Australia’s ‘triple whammy’: Interest rates and inflation surge as real wages fall

Surging petrol prices have helped to drive Australia's inflation to a two-decade high.

Surging petrol prices have helped to drive Australia's inflation to a two-decade high. Photo: Getty

Labor has accused the Coalition of delivering a “triple-whammy” of skyrocketing living costs, rising interest rates and falling real wages for Australians.

Figures released on Wednesday showed annual inflation soaring to its highest level in two decades while, on the campaign trail, Prime Minister Scott Morrison dodged questions about looming tax rises for millions of Australians.

Data released on Wednesday showed the consumer price index surged to 2.1 per cent in the March quarter – for an annual inflation rate of 5.1 per cent, up from 3.5 per cent previously.

Fuelling by surging petrol prices and higher building costs, it puts inflation at its highest level since 2001 – when the GST was introduced. The figures will put pressure on the Reserve Bank of Australia board when it meets next Tuesday to discuss changes to official interest rates.


Shadow treasurer Jim Chalmers lashed the Coalition over the figures.

“Australians are getting absolutely smashed by the rising cost of living on Scott Morrison’s watch,” Dr Chalmers told Sky News Australia.

“The cost of living pressures have been building before the war in Ukraine.

“This is a government that takes credit for unemployment falling in welcome ways.

“But it won’t take responsibility for the fact that real wages are going backwards in this country – more substantially than they are in the US and in other places as well.”

But Treasurer Josh Frydenberg said the inflation rate was a reminder to Australians of the volatile global environment, particularly with the war in Ukraine and the pandemic.

“This is not a time to put at risk the gains that we have made. We have come too far,” he said.

“This is a time for strength and stability. This is not a time to roll the dice on fake Independents, a weak Labor leader and the chaos of a hung Parliament.”

Wednesday’s figures came as Mr Morrison – who has promised no new taxes if the Coalition is re-elected on May 21 – was asked about the end to the low and middle income tax offset (LMITO) next year.

Analysis by the Bankwest Curtin Economics Centre has found all households earning less than $90,000 will pay more in tax when LMITO ends, even when taking into account the effect of the Coalition’s stage-three tax cuts in 2024-25. That accounts for about 10 million Australians.

“That was a temporary measure that was set out in budgets and legislation,” Mr Morrison said, while campaigning in Rockhampton on Wednesday.

“We are not changing any of that legislation, we are not introducing any legislation to do that. That is a standing feature of the tax system.”

He dodged a question about how much more low and middle-income earners would pay in tax after end of the LMITO, speaking only about his party’s claim of lower taxes.

“What Australians will always face under our government is lower taxes,” he said.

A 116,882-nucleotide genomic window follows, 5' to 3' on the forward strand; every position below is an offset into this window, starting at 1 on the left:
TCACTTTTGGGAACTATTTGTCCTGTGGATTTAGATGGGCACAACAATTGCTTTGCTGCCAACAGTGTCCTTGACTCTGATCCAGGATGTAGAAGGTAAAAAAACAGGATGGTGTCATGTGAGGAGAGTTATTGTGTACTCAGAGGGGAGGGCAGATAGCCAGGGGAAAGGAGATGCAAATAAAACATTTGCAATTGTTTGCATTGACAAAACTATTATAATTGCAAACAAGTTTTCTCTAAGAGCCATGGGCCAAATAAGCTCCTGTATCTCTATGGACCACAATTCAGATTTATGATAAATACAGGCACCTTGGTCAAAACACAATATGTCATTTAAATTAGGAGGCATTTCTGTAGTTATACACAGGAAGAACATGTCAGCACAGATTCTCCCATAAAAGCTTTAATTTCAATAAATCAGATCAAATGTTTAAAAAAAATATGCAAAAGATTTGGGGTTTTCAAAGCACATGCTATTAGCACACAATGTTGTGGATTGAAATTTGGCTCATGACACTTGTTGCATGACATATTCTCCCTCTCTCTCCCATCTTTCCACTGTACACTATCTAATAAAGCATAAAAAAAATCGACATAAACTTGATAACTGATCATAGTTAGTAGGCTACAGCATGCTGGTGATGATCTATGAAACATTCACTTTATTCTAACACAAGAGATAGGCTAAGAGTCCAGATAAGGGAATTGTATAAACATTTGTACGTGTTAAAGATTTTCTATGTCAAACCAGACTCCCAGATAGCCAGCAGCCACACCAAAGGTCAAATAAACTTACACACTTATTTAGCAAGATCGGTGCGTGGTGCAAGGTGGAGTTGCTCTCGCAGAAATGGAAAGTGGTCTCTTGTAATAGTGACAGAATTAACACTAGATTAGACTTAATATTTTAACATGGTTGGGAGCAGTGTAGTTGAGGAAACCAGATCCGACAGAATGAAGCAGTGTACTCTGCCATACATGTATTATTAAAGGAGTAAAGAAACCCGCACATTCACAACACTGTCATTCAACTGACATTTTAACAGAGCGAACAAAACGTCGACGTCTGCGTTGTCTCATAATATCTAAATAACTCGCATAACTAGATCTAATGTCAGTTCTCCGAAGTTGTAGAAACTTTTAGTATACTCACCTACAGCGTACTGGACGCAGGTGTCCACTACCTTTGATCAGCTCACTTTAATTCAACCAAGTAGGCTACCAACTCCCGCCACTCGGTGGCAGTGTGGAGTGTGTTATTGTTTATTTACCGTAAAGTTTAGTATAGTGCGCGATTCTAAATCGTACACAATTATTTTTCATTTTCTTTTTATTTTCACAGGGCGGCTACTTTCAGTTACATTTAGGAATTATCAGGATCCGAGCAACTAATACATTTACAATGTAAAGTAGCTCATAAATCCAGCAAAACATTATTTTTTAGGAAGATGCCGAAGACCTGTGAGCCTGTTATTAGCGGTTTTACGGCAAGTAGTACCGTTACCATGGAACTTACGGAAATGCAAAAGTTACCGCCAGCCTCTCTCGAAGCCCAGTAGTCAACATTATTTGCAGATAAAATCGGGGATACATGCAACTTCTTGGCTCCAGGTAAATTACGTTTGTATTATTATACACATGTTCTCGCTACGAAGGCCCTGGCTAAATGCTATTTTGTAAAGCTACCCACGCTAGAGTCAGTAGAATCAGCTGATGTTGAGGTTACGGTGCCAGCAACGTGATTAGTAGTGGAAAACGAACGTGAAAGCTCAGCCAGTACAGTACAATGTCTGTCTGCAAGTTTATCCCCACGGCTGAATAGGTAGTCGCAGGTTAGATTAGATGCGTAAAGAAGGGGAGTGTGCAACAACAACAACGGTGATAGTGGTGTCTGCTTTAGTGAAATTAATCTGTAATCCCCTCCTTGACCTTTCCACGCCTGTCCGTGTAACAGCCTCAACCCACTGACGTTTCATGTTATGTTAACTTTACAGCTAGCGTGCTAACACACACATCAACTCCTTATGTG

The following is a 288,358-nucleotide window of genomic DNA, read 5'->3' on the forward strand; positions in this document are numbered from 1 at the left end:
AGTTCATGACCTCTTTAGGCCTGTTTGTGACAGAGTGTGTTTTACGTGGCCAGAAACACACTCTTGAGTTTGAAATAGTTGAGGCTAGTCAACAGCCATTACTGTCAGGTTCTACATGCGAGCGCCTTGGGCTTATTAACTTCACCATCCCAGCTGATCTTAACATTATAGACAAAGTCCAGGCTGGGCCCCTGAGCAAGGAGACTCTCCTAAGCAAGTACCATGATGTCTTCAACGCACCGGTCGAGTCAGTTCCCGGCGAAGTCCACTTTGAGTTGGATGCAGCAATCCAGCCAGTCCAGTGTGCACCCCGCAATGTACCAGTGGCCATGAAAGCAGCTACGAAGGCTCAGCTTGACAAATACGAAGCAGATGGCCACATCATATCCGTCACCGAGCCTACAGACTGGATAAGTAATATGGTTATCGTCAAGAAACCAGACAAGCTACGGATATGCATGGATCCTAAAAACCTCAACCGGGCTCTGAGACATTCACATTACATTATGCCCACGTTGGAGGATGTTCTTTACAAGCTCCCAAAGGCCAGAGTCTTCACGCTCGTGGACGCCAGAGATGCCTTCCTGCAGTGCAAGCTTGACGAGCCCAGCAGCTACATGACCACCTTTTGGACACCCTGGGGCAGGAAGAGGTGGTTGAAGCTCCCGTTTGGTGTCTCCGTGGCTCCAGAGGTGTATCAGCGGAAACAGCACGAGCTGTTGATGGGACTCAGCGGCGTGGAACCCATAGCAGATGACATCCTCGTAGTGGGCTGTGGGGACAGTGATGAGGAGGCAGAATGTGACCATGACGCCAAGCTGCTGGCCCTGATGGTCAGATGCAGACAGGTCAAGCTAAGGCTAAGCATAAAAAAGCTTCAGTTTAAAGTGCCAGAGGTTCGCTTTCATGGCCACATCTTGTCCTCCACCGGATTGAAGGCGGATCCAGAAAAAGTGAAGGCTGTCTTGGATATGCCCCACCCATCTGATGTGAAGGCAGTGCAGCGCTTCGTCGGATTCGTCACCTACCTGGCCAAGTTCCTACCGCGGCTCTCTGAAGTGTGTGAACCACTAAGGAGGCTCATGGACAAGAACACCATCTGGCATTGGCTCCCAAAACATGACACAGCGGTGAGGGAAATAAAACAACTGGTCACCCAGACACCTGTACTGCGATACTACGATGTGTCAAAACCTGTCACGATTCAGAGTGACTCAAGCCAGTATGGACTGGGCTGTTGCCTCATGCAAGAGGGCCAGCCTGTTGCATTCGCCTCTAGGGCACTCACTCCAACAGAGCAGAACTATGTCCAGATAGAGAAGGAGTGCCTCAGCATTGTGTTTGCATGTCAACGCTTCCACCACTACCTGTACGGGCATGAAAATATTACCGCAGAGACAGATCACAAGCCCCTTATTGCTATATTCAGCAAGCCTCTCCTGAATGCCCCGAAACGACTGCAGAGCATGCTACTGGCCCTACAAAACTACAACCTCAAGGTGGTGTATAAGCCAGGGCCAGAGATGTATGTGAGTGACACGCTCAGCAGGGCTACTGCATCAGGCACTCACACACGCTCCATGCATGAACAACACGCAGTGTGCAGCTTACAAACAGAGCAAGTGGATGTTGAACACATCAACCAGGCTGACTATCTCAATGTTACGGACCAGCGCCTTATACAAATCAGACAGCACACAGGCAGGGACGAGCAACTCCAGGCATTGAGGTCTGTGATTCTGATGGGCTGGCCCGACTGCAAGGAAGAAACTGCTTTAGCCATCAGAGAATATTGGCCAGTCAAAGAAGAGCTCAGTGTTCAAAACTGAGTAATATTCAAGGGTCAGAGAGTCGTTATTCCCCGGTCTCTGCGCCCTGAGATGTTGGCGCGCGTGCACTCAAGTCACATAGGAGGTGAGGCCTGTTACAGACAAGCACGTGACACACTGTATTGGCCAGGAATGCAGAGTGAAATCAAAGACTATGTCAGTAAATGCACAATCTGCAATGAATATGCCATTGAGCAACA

“Over the course of the next term, because of what we have already legislated… means that the highest marginal tax rate that Australians will face, 94 per cent of them, is a tax rate no higher than 30 cents in the dollar.”

Underlying inflation – which smooths out volatile price swings and is more crucial to the interest rate outlook – jumped 1.4 per cent to 3.7 per cent for the year.

It is the first time the underlying rate has been above the Reserve Bank of Australia’s 2-3 per cent target since early 2010.

The result could put pressure on the RBA to lift the cash rate from a record low 0.1 per cent. If the board did act next Tuesday, it would be the first time since 2007 that it had lifted interest rates during a federal election campaign.

The RBA has previously said it wants to see a meaningful rise in wages before it takes action.

But global inflation is on the move, and so are other central banks, making the case for a move by the RBA sooner rather than later.

“The only real argument for delay now is the current federal election – as was last the case in 2007, this is another good opportunity for the RBA to again demonstrate its independence,” BetaShares chief economist David Bassanese said.

The ANZ urged the RBA to raise the case rate to 0.25 per cent after the release of the inflation figures.

“A cash rate target of 0.1 per cent is inappropriate against this backdrop,” a report issued by the bank read.

A rise in the cash rate would force banks to raise borrowing costs for households and businesses.

The first $250 cost of living payments will this week hit the bank accounts of millions of eligible pensioners, income support recipients, veterans and concession card-holders.

Slashing fuel excise, along with a fall in global oil prices, provided some relief at the bowser after petrol prices surged past $2 a litre during the March quarter.

However, in the past week the Australian Institute of Petroleum said the national average for petrol prices had ticked up 2.6 cents to 168.9 cents per litre, ending four weeks of declines.

Mr Frydenberg said Treasury’s prediction of the temporary halving of the fuel excise was that it would take a quarter of a percentage point off inflation, to be reflected in the June quarter.

“We are seeing higher prices in a number of areas and this is largely driven by international factors,” he said.

“But, again, it is the forecast of Treasury, then reaffirmed independently by the Secretary of Treasury and finance, just after the election was called, … we are expecting to see inflation come down and we would
then see wages increase.”

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